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I'm using a logical pin output (3.3V) to drive a NPN darlington transitor with the max current possible to minimize the fall and rise times. My microcontroler has a 20mA max output current per logical pin and the max transistor base current is 120mA.

My question is: without a resistor, what would happen? The micro would burn it up giving a (3.3-0.7)/0 current or it would simply stick with 20mA?

I have exaclty same doubt about driving a N-channel MOSFET. What would happen at the gate? With the gate capacitance discharged, it would be a short to the ground leading to big current? Is a resistor needed in this case?

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  • \$\begingroup\$ that depends on the microcontroller, some are short-circuit resistant, some aren't \$\endgroup\$ – Jasen Nov 9 '15 at 9:13
  • \$\begingroup\$ Could you give some additional information on how this is presented on datasheets? \$\endgroup\$ – GabrielRado Nov 9 '15 at 9:15
  • \$\begingroup\$ you need to read about the GPIO pins on the microcontroller, different makers present this in different ways.. \$\endgroup\$ – Jasen Nov 9 '15 at 9:39
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  • My microcontroler has a 20mA max output current

It might, but I have often seen that figure in the "absolute maxima" section. You do know that that section is NOT what you use to design a working system? (You use that section it to design a surviving system, which is something very few of use have to do.)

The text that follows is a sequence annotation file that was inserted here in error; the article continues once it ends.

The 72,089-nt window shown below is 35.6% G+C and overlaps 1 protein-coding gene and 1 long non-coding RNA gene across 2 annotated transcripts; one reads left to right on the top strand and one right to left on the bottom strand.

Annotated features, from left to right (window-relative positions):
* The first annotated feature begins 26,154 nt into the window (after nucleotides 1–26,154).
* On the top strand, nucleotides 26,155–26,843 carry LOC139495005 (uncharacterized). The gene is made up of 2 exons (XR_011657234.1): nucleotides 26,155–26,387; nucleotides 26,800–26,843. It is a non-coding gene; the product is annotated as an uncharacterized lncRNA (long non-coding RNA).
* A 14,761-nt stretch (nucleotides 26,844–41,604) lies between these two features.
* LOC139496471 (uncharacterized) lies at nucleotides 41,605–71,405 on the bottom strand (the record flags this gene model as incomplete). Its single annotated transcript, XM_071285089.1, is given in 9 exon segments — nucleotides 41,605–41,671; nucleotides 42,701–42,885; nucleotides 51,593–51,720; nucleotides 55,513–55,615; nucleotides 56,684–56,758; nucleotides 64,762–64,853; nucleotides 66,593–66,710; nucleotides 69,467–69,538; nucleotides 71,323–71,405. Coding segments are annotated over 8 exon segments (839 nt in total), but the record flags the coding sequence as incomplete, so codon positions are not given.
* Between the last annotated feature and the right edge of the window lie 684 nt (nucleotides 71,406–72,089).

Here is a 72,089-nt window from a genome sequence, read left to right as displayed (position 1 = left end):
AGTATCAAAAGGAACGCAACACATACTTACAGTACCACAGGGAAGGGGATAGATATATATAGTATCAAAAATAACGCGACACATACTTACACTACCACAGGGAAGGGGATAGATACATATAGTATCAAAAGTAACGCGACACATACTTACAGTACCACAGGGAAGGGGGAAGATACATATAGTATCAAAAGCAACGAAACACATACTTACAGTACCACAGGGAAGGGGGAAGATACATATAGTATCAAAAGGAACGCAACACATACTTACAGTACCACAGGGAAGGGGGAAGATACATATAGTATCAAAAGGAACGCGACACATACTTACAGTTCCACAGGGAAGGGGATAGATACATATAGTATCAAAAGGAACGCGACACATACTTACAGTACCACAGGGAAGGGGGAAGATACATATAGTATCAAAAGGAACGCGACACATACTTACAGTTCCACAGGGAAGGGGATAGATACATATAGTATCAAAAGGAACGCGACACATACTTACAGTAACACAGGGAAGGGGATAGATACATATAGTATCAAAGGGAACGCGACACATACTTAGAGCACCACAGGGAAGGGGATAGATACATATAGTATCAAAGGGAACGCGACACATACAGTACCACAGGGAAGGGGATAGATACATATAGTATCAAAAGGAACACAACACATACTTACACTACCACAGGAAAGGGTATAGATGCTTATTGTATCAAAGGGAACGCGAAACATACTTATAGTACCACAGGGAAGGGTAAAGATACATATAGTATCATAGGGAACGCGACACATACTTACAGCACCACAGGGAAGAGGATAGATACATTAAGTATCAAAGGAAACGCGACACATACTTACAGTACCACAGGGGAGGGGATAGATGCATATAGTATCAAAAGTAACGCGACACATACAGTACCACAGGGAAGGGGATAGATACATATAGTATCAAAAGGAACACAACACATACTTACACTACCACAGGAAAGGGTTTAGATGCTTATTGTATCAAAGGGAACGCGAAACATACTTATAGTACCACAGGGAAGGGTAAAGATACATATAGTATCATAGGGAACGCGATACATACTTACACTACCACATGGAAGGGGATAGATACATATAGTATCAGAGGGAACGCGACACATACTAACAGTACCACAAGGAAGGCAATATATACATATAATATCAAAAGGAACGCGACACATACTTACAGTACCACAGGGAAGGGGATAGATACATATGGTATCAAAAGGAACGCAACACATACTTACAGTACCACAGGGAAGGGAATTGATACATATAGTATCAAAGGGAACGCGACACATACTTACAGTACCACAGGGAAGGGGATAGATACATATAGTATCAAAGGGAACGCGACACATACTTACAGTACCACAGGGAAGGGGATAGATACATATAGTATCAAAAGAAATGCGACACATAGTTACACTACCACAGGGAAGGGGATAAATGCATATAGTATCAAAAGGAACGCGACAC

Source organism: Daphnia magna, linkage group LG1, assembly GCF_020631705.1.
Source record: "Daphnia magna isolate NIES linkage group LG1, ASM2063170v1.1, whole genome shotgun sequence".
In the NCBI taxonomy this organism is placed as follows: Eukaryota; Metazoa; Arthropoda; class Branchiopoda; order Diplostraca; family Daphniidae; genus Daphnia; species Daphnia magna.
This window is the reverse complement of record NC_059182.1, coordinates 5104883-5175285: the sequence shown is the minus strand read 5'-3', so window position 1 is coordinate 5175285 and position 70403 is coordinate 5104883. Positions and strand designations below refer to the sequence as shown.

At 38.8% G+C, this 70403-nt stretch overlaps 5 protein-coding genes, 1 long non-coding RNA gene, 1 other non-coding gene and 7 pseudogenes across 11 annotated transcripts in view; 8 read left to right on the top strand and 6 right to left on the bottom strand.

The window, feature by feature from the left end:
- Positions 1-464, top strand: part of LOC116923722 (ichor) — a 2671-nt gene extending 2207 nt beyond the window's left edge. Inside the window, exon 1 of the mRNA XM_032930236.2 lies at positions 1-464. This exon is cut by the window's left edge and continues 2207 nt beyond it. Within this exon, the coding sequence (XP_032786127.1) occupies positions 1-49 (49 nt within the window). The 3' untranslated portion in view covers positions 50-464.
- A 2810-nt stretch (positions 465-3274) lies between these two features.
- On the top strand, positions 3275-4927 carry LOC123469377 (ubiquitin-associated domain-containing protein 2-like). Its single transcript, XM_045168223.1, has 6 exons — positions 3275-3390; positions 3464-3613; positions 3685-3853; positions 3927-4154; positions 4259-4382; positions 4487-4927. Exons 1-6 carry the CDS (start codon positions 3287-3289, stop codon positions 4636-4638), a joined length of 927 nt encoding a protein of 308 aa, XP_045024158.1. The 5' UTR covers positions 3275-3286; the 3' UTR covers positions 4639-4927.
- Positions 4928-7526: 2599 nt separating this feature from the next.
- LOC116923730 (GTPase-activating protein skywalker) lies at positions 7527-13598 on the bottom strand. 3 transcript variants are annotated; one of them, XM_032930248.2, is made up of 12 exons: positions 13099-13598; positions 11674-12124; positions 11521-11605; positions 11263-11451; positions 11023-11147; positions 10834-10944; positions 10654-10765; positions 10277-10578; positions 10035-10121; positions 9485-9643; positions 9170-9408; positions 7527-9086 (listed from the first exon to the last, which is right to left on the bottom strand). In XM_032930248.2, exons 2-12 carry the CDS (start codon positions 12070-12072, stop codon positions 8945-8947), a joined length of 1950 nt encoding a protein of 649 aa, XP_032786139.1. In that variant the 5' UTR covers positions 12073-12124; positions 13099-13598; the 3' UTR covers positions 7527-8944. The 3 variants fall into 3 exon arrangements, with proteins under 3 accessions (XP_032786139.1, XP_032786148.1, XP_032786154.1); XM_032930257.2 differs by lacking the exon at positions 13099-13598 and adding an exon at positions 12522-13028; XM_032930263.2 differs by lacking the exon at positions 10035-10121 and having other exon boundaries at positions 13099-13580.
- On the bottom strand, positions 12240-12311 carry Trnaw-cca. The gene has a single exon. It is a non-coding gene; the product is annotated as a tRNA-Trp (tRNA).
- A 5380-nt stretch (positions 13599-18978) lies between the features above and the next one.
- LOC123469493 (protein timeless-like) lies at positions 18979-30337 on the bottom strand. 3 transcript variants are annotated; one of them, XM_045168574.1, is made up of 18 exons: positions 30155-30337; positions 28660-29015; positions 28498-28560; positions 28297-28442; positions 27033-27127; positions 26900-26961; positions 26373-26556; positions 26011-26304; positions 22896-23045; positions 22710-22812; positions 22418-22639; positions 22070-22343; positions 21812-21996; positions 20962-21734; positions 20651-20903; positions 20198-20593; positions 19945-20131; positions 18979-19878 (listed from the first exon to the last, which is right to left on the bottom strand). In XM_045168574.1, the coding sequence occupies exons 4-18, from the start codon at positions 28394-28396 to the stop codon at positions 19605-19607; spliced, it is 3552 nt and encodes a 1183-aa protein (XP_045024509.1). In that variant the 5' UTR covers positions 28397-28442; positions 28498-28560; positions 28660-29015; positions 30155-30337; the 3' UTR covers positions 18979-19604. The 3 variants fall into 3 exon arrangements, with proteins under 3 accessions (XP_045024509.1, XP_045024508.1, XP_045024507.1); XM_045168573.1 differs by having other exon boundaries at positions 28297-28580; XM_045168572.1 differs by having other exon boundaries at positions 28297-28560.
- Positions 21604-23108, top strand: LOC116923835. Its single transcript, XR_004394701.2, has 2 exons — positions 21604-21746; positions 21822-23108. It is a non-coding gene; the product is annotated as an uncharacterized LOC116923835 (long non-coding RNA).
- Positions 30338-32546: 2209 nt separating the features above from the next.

• "without a resistor, what would happen? "

You will be operating the uC outside its rated specs, so anything can happen. (It is your job to keep the current within a stated maximum. Unless the documentation very specifically says so, the uC doesn't have any current-limiting hardware.) A very realistic scenario is that it will work 100% OK on your workbench, but will fail intermittently and mysteriously in in small percentage of devices in the field, and maybe only at full moon.

  • I have exaclty same doubt about driving a N-channel MOSFET.

Strictly speaking, you must use a current-limiting resistor. In practice, when using a small FET, don't bother. For a large (high current, high gate capacity) FET the resistor is needed, but not just for limiting the drive current: the switching of the load current will couple capacitively to the gate, and can give an 'kickback current' that does nasty things to your uC. In such a case, better use a dedicated gate driver chip.

And as Icy noted, do check that your FET operates OK with 3.3V on the gate. Yet another reason to use a gate driver chip.

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Relying on the maximum current being limited by the output of the microprocessor wouldn't be good design. You can ensure that the maximum current available from the micro is used by having the correct value resistor in the base connection. (3.3-0.7)/0.02 = 130R.

If this isn't giving you enough base current - consider using a Darlington pair instead of a single BJT. A Darlington pair is a pair of BJT's connected together in a way that makes it look like a single BJT, but with a much higher gain, and a 1.4V base emitter voltage. They can be constructed from 2 discrete BJT's or are more conveniently available in a single package.

And yes, you do have the same problem with the MOSFET - but with the additional problem that 3.3V is probably not enough gate voltage to ensure that the MOSFET is turned on hard.

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